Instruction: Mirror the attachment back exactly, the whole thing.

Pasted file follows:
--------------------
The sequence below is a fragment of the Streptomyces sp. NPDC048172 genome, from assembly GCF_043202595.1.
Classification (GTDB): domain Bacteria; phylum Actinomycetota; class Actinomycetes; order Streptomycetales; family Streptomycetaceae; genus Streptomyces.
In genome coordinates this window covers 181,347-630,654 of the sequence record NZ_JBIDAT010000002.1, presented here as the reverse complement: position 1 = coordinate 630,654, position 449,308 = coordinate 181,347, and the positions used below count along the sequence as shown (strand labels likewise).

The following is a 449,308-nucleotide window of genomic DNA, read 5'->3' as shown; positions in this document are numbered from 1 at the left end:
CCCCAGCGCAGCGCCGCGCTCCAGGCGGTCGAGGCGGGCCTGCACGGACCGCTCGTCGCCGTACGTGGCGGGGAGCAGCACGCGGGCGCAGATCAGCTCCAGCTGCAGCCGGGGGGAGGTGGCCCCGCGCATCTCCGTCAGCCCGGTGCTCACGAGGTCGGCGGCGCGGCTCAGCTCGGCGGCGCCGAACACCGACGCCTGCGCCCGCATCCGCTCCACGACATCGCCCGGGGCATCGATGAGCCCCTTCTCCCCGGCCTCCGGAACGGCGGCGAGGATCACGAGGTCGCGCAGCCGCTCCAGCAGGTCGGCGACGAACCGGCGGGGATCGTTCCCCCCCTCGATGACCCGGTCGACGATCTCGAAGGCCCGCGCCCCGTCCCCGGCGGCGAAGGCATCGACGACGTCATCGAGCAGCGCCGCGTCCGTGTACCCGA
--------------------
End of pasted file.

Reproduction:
The sequence below is a fragment of the Streptomyces sp. NPDC048172 genome, from assembly GCF_043202595.1.
Classification (GTDB): domain Bacteria; phylum Actinomycetota; class Actinomycetes; order Streptomycetales; family Streptomycetaceae; genus Streptomyces.
In genome coordinates this window covers 181,347-630,654 of the sequence record NZ_JBIDAT010000002.1, presented here as the reverse complement: position 1 = coordinate 630,654, position 449,308 = coordinate 181,347, and the positions used below count along the sequence as shown (strand labels likewise).

The following is a 449,308-nucleotide window of genomic DNA, read 5'->3' as shown; positions in this document are numbered from 1 at the left end:
CCCCAGCGCAGCGCCGCGCTCCAGGCGGTCGAGGCGGGCCTGCACGGACCGCTCGTCGCCGTACGTGGCGGGGAGCAGCACGCGGGCGCAGATCAGCTCCAGCTGCAGCCGGGGGGAGGTGGCCCCGCGCATCTCCGTCAGCCCGGTGCTCACGAGGTCGGCGGCGCGGCTCAGCTCGGCGGCGCCGAACACCGACGCCTGCGCCCGCATCCGCTCCACGACATCGCCCGGGGCATCGATGAGCCCCTTCTCCCCGGCCTCCGGAACGGCGGCGAGGATCACGAGGTCGCGCAGCCGCTCCAGCAGGTCGGCGACGAACCGGCGGGGATCGTTCCCCCCCTCGATGACCCGGTCGACGATCTCGAAGGCCCGCGCCCCGTCCCCGGCGGCGAAGGCATCGACGACGTCATCGAGCAGCGCCGCGTCCGTGTACCCGA